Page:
West News Wire: Next month, Netflix will launch the first iteration of its ad-supported video streaming service, allowing frugal fans the chance to watch the majority of its series at a significant discount in exchange for putting up with interruptions from advertising.

The service will launch on Nov. 3 and will be supported by advertisements as Netflix attempts to stem a decline in customers. It will cost $7 per month in the United States, which is a 55% discount from Netflix’s most popular $15.50 per month ad-free plan.

Greg Peters, the company’s chief operations officer, said on Thursday that Netflix’s ad-supported option would also be launching in Australia, Brazil, Canada, France, Germany, Italy, Japan, Korea, Mexico, Spain, and the U.K.

Besides putting up with roughly four to five minutes of ads during each hour of viewing, Netflix subscribers who sign up for the cheaper service also won’t be able to download TV shows and movies to watch when their devices are offline. Peters also said a “limited” amount of programming available on the commercial-free service won’t be on the ad-supported version because of licensing issues.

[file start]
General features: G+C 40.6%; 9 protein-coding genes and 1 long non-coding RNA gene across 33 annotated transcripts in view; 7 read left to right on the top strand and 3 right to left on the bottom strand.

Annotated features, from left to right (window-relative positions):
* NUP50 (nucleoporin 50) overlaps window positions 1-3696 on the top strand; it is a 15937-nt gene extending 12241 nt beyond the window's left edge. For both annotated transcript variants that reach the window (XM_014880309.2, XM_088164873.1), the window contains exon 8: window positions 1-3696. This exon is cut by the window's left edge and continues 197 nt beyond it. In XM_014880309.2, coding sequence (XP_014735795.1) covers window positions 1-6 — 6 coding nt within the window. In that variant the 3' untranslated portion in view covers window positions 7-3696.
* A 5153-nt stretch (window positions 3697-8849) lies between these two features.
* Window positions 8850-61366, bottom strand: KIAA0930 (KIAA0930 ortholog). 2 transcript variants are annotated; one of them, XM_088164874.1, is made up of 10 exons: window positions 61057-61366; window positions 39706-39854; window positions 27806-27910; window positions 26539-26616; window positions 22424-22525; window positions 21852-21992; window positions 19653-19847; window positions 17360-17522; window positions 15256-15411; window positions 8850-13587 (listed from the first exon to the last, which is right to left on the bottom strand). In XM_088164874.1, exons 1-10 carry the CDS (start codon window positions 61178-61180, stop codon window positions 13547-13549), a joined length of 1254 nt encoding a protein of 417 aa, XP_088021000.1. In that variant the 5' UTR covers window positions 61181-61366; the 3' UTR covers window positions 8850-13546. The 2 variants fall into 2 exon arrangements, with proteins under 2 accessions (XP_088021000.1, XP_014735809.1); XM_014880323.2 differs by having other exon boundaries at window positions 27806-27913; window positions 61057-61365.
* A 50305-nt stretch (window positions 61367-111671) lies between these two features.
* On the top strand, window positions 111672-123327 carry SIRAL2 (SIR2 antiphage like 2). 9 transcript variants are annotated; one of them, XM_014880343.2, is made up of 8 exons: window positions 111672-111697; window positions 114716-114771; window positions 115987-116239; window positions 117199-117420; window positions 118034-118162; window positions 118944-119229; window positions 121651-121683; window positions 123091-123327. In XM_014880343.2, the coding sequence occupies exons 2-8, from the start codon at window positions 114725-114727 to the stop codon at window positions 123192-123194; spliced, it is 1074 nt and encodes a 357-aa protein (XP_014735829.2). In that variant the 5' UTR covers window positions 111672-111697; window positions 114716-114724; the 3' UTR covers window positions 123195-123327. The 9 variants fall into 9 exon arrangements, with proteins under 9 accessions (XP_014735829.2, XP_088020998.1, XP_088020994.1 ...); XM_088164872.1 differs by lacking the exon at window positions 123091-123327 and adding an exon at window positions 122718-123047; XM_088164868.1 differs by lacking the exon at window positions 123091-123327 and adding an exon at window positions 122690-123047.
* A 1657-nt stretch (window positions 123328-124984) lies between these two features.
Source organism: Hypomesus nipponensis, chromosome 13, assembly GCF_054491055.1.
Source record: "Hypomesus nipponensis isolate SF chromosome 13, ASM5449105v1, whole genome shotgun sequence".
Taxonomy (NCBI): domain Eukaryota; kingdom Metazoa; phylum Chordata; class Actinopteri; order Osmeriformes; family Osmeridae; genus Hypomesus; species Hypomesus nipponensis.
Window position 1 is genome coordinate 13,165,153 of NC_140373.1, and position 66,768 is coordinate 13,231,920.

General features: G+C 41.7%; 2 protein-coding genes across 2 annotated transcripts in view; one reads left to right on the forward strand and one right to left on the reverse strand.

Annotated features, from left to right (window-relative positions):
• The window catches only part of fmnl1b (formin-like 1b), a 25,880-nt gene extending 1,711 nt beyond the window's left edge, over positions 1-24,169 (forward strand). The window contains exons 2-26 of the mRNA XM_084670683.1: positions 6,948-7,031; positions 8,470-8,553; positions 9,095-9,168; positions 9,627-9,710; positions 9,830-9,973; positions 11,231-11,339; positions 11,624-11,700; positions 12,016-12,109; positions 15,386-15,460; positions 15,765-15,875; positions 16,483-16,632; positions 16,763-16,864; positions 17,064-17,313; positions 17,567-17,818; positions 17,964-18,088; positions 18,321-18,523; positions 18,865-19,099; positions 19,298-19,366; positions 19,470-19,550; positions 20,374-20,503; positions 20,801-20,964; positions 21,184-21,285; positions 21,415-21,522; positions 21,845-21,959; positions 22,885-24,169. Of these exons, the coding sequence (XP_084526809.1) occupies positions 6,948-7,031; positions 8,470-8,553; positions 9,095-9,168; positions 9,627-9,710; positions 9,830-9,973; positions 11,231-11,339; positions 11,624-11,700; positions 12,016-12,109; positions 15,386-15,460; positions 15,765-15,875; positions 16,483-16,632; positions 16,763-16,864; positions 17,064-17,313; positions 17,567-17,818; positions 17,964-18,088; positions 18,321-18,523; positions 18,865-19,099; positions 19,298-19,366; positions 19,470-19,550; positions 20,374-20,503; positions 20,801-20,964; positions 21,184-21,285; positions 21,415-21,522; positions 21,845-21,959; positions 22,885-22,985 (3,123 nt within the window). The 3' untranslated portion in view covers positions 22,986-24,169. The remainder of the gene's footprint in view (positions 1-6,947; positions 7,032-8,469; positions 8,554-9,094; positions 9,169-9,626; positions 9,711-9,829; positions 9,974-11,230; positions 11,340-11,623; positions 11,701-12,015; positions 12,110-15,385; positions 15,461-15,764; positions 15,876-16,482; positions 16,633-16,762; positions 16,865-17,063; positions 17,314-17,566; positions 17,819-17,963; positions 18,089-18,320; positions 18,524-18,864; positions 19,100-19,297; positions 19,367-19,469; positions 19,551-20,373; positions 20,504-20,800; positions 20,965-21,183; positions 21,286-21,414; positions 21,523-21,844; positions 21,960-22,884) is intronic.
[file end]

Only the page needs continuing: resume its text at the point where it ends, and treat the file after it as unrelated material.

Netflix’s 15-year-old streaming service has until now been commercial free, but the Los Gatos, California, company decided to head in a new direction six months ago after reporting its first loss in subscribers in more than a decade.

The customer erosion worsened a wrenching decline in its stock price that has wiped up more than $200 billion in shareholder wealth during the past 11 months. The shares rallied after Thursday’s announcement, but still have lost about two-thirds of their value since reaching their peak last November when the streaming service was still growing.

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Through the first half of this year, Netflix lost 1.2 million subscribers, leaving it with nearly 221 million. Management in July predicted it would regain about 1 million of those subscribers during the summer months. The numbers for the July-September period are scheduled to be disclosed Tuesday.

Netflix is betting the low-priced option with ads will be particularly popular at a time that persistently high inflation is pressuring millions of households to curb their spending, particularly on discretionary items such as video streaming. The streaming market also has become crowded with tougher competition from the likes of Amazon, Apple and Walt Disney Co., which also is preparing to offer an ad-supported version of its service soon.


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